Stay tuned for more big change atop Cetera Financial Group.
That was the message Cetera CEO Larry Roth sent out to his 9,000 advisers at the country's second-largest independent broker dealer, telling them it may announce leadership changes within the next couple of days.
"Please be assured that changes to our leadership structure — if any — will be driven by the best interests of the advisers and institutions we support, with a focus on our part of ensuring seamless and uninterrupted service," Roth wrote in an email that instructed advisers to "refrain from engaging" with members of the media.
'MOMMY AND DADDY' DIVORCING?
Roth said his message was prompted by a press report last week that Cetera's chairman Robert Moore would be replacing Roth atop Cetera. Roth called that story "speculative." One such account appeared in RIABiz.com.
"So, mommy and daddy aren't necessarily getting a divorce, but we are talking about it," one regional leader at Cetera said, upon reading Roth's email. The person requested anonymity, given Cetera's media blackout.
It makes sense for Cetera to part ways with its well-regarded CEO at this point, said Ron Sallet, a former senior vice president with Dynasty Financial Partners and now an industry consultant.
Given all of Cetera's problems in recent years, its private equity owners likely want to put a new regime in place, Sallet said. Calls to two of Cetera’s private equity owners, Eaton Vance Management and Fortress Investment Group, were not immediately returned. A third, Carlyle Investment Management, declined to comment through a spokesman.
Nontraded REIT kingpin Nicholas Schorsch purchased Cetera in 2014 for more than $1 billion through RCS Capital, only to preside over the collapse of RCS over the next year and a half after a scandal at another one of his companies.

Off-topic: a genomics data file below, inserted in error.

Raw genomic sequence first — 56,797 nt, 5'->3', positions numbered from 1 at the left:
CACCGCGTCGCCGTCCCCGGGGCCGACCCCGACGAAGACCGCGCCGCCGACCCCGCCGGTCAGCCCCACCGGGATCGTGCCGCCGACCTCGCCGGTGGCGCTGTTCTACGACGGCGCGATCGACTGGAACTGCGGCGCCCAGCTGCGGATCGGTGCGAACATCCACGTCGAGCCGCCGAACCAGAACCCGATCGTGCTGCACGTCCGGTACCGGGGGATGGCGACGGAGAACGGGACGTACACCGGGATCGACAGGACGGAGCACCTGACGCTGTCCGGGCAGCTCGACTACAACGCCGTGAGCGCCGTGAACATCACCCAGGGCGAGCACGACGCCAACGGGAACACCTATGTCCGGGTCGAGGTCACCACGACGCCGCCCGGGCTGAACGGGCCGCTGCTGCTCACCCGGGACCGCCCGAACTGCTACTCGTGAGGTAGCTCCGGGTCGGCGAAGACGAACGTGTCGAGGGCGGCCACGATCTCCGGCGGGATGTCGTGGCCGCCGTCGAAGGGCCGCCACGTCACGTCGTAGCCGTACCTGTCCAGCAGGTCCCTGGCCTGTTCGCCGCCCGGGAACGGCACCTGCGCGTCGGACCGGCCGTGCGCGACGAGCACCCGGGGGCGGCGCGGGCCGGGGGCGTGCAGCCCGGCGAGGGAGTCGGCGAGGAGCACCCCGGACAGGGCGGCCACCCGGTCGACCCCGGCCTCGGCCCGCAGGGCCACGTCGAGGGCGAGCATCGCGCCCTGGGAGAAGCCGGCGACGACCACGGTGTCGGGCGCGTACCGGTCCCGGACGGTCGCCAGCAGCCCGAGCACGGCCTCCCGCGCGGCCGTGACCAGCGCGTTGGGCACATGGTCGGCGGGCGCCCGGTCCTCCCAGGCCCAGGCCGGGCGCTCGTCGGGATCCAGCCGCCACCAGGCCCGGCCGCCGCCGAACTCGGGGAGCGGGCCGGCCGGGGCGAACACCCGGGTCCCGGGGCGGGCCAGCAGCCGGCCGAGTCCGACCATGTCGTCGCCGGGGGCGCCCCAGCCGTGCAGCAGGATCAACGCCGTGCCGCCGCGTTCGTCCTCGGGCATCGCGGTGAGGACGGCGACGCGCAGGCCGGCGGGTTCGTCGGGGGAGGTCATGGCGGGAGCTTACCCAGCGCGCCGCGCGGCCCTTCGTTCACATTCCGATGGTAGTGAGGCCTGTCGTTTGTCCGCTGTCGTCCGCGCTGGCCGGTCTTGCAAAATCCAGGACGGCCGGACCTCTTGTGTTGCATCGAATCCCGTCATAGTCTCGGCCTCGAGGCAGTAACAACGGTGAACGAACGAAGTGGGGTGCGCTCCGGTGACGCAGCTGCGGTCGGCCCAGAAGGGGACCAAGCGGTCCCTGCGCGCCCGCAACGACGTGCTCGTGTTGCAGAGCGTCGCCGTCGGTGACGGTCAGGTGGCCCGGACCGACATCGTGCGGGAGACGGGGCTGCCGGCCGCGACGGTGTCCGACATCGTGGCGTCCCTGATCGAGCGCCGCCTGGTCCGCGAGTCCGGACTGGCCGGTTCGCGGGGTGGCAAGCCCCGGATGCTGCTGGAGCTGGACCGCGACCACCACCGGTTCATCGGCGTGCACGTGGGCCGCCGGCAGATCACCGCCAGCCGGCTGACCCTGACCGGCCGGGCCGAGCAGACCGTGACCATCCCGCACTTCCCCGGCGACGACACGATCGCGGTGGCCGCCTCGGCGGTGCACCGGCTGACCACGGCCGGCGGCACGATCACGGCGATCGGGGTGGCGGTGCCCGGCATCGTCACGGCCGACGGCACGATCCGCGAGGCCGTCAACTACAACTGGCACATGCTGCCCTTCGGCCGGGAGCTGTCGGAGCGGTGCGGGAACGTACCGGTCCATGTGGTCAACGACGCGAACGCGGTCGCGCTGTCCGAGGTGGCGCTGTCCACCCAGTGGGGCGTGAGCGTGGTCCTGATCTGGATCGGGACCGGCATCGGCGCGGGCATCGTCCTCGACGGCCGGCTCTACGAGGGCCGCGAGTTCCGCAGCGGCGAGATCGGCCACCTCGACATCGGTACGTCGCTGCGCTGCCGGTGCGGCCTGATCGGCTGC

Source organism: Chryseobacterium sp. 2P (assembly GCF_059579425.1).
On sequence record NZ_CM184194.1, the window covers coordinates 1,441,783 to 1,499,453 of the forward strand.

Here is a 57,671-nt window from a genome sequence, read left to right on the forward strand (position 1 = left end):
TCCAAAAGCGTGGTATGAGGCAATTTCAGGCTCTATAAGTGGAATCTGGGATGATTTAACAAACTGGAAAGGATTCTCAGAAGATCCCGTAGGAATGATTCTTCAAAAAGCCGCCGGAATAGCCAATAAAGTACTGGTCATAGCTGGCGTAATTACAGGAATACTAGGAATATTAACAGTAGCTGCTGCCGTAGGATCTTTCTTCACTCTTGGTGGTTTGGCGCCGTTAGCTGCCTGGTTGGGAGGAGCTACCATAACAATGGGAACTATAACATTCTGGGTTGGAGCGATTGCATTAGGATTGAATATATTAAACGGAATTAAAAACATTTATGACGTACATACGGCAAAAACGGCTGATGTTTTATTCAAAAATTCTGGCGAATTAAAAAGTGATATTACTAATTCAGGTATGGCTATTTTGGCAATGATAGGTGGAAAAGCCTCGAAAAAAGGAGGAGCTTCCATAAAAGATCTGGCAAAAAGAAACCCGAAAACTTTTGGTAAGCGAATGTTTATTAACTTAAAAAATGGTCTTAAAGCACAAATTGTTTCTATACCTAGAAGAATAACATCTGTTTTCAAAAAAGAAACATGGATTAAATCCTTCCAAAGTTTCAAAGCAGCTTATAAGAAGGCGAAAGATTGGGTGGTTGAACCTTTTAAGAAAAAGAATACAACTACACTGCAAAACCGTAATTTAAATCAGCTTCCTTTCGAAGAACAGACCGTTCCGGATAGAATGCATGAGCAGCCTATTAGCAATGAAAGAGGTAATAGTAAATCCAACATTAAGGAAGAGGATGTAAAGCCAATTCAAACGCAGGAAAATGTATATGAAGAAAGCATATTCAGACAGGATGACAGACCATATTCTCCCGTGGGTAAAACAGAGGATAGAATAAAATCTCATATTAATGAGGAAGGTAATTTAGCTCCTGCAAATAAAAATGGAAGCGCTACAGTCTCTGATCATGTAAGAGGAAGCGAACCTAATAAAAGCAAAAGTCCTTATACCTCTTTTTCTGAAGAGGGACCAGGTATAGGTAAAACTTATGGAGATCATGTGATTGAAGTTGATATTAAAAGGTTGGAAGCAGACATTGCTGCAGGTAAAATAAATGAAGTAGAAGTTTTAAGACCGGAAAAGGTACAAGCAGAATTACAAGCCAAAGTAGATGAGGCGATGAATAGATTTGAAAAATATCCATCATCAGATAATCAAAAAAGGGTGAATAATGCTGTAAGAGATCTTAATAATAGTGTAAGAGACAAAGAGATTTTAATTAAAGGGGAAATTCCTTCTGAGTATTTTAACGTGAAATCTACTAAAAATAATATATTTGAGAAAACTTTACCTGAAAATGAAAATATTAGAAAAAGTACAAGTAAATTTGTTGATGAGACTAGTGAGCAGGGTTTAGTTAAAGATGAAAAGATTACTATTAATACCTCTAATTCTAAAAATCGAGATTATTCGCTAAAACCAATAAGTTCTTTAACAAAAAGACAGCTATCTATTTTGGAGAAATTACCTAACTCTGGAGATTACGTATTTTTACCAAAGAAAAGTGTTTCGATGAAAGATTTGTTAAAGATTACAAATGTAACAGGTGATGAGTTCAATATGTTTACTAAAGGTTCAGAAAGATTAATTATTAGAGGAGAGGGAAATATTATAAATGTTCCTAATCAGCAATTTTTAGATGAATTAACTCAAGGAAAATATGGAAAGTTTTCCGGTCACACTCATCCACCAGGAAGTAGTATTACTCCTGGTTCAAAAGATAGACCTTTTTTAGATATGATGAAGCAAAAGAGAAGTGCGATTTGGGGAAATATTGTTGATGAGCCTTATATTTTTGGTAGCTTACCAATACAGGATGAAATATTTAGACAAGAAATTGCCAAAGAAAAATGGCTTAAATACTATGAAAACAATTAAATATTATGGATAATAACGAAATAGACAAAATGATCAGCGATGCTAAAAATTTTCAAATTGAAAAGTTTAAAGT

REPAINTING THE WALLS
The company's stock was delisted earlier this year, after dropping to near zero. Many Cetera advisers lost substantial sums in the collapse.
Roth led RCS through a prepackaged bankruptcy, supported by most of its largest creditors. It emerged from bankruptcy in May. In so doing, RCS renamed itself Aretec, which is Cetera spelled backwards, and elected a new board. Moore, LPL Financial's former president, joined as chairman at that time.
Roth's departure would help Cetera's effort to move forward, especially as the IBD — known for selling high-commission nontraded REITs sold by Schorsch's firm American Realty Capital — seeks to come into compliance with the Department of Labor's new fiduciary rule, says Sallet.
"They want to say, 'Yes, all those things took place, but not on our watch. We've changed the senior leadership,'" says Sallet, who describes himself as a friend and admirer of Roth, who was CEO of AIG Advisor Group before taking over Cetera. "You almost need to repaint the walls, even though the walls were a nice color to start with.”
He adds: "Someone had to draw the long straw."
Cetera also plans to shut down two of its BDs, VSR Financial Services and Investors Capital year.
Both are known for selling high-commission products, Sallet says.
"The stronger of the [IBD] organizations are the ones with fewer hangovers," Sallet says.